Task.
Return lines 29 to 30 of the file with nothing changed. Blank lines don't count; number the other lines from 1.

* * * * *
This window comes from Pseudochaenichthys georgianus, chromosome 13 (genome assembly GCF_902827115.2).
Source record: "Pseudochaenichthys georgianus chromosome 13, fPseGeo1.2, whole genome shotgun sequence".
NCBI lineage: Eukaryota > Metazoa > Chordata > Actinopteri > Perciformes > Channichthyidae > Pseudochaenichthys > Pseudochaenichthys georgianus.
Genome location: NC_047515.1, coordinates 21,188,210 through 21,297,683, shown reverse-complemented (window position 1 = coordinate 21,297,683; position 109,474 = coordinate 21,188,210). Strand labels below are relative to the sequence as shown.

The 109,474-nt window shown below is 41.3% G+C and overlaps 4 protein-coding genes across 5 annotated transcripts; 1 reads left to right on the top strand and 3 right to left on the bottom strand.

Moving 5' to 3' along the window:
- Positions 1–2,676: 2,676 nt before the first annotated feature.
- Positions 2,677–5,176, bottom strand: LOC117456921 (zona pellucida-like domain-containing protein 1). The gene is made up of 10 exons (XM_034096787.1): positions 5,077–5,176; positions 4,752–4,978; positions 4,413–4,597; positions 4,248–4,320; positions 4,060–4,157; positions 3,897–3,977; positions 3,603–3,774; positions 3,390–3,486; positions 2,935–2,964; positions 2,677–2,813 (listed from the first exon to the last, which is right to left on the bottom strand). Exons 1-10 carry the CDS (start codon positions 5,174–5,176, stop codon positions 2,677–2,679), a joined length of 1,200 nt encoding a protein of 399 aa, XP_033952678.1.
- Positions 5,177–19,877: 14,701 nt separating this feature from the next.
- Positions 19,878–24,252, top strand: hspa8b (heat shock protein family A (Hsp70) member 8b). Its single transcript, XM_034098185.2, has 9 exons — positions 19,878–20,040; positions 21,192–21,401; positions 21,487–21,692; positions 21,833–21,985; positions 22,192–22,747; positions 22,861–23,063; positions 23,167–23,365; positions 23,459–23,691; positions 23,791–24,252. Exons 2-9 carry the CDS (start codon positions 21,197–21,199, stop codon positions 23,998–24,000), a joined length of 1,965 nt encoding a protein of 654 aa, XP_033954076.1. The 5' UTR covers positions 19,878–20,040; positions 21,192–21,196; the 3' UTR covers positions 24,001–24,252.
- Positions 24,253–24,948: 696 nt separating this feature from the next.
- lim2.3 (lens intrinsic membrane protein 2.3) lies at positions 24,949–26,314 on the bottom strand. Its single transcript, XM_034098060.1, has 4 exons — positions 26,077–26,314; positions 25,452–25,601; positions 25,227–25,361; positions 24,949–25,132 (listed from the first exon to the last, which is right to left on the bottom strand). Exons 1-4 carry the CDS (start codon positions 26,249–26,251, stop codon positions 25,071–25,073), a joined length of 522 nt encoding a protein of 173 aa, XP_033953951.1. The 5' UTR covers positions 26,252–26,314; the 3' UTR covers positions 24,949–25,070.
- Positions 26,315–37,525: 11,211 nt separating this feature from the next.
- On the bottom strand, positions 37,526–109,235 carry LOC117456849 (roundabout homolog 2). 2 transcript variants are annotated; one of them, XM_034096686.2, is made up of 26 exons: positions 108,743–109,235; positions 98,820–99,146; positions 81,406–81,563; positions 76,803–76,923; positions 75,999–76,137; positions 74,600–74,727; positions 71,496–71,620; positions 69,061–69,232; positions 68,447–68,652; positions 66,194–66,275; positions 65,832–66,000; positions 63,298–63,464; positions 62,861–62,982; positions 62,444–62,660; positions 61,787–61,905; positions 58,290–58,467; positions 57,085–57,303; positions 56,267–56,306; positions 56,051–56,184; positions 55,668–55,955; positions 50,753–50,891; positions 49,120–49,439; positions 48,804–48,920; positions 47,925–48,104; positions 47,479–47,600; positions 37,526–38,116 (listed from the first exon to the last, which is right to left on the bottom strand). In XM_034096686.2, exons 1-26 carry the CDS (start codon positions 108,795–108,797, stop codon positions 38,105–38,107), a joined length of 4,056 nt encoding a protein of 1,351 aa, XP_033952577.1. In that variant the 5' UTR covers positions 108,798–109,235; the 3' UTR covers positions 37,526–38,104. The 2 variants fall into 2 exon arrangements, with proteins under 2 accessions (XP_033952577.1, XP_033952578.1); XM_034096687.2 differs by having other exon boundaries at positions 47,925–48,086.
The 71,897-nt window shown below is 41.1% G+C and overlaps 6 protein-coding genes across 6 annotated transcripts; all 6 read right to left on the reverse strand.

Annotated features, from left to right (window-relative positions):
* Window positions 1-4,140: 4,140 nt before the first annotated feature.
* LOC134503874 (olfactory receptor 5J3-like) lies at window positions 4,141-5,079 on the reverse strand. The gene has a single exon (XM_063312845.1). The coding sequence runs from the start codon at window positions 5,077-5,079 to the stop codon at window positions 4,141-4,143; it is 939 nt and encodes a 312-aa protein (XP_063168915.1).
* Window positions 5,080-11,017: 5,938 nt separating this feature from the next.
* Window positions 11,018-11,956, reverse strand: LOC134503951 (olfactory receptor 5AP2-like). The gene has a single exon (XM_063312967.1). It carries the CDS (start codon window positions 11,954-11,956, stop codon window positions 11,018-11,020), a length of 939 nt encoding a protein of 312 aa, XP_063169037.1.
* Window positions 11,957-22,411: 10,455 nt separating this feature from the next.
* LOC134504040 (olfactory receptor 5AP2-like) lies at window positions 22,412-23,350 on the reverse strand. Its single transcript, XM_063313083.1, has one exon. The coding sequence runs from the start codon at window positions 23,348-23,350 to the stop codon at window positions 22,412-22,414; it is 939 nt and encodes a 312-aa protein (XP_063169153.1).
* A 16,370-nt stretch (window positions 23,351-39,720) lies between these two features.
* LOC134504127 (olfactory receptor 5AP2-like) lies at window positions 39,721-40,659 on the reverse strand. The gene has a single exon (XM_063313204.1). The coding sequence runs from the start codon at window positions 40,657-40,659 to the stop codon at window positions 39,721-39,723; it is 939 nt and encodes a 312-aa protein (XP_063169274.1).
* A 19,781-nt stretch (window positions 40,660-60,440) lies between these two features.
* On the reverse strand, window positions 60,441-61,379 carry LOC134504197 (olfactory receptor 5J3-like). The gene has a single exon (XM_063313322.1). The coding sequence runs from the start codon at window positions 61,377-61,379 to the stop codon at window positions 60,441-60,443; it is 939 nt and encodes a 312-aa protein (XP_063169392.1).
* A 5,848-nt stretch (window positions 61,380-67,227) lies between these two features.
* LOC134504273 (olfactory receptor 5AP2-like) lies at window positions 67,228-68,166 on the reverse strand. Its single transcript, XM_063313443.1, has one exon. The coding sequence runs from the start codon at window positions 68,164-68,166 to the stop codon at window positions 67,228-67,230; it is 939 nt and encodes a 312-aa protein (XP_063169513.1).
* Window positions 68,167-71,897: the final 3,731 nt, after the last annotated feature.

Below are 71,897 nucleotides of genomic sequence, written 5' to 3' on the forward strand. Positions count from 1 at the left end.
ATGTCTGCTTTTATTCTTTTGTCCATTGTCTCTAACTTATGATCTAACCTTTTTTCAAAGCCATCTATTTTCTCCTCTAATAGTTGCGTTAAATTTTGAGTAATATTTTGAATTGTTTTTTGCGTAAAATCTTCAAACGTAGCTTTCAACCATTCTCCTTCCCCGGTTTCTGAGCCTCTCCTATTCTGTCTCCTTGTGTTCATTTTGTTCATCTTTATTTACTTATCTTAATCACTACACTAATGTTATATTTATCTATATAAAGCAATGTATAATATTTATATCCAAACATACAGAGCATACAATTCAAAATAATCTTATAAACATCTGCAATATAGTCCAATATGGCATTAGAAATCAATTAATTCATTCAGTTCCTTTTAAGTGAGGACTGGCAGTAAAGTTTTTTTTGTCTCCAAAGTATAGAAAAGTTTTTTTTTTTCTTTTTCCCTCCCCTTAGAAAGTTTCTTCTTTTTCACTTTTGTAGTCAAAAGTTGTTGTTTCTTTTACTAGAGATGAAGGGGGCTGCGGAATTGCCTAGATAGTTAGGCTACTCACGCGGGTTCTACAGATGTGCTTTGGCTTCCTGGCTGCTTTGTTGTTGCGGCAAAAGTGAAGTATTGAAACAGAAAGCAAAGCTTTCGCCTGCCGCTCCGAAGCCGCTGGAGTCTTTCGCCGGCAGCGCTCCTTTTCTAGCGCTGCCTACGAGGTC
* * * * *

* Window positions 68,167-71,897: the final 3,731 nt, after the last annotated feature.

Below are 71,897 nucleotides of genomic sequence, written 5' to 3' on the forward strand. Positions count from 1 at the left end.